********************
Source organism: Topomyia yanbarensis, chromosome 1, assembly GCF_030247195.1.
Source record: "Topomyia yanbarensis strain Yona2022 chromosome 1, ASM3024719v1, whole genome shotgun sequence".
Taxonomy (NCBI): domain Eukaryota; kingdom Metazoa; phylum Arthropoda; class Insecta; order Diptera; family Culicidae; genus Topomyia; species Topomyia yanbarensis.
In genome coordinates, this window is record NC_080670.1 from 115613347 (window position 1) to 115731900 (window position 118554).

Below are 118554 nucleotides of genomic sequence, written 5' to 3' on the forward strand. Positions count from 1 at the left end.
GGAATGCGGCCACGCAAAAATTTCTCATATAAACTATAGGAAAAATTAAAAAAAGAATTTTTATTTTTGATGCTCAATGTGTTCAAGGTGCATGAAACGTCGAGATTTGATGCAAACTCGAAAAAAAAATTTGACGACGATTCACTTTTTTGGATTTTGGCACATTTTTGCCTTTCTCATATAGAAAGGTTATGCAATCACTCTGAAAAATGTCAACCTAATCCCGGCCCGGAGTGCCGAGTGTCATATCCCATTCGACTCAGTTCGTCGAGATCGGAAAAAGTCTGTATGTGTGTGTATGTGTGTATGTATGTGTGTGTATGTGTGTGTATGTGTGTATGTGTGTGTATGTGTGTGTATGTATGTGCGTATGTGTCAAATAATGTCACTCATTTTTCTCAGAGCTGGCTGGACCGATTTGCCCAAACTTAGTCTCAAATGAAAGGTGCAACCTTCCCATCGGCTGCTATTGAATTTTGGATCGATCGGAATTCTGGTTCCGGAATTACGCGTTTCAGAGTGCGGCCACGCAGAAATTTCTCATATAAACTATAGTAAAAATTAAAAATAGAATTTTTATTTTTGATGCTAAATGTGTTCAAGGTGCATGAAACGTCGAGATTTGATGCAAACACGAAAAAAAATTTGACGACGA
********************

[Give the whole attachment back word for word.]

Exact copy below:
Source organism: Topomyia yanbarensis, chromosome 1, assembly GCF_030247195.1.
Source record: "Topomyia yanbarensis strain Yona2022 chromosome 1, ASM3024719v1, whole genome shotgun sequence".
Taxonomy (NCBI): domain Eukaryota; kingdom Metazoa; phylum Arthropoda; class Insecta; order Diptera; family Culicidae; genus Topomyia; species Topomyia yanbarensis.
In genome coordinates, this window is record NC_080670.1 from 115613347 (window position 1) to 115731900 (window position 118554).

Below are 118554 nucleotides of genomic sequence, written 5' to 3' on the forward strand. Positions count from 1 at the left end.
GGAATGCGGCCACGCAAAAATTTCTCATATAAACTATAGGAAAAATTAAAAAAAGAATTTTTATTTTTGATGCTCAATGTGTTCAAGGTGCATGAAACGTCGAGATTTGATGCAAACTCGAAAAAAAAATTTGACGACGATTCACTTTTTTGGATTTTGGCACATTTTTGCCTTTCTCATATAGAAAGGTTATGCAATCACTCTGAAAAATGTCAACCTAATCCCGGCCCGGAGTGCCGAGTGTCATATCCCATTCGACTCAGTTCGTCGAGATCGGAAAAAGTCTGTATGTGTGTGTATGTGTGTATGTATGTGTGTGTATGTGTGTGTATGTGTGTATGTGTGTGTATGTGTGTGTATGTATGTGCGTATGTGTCAAATAATGTCACTCATTTTTCTCAGAGCTGGCTGGACCGATTTGCCCAAACTTAGTCTCAAATGAAAGGTGCAACCTTCCCATCGGCTGCTATTGAATTTTGGATCGATCGGAATTCTGGTTCCGGAATTACGCGTTTCAGAGTGCGGCCACGCAGAAATTTCTCATATAAACTATAGTAAAAATTAAAAATAGAATTTTTATTTTTGATGCTAAATGTGTTCAAGGTGCATGAAACGTCGAGATTTGATGCAAACACGAAAAAAAATTTGACGACGA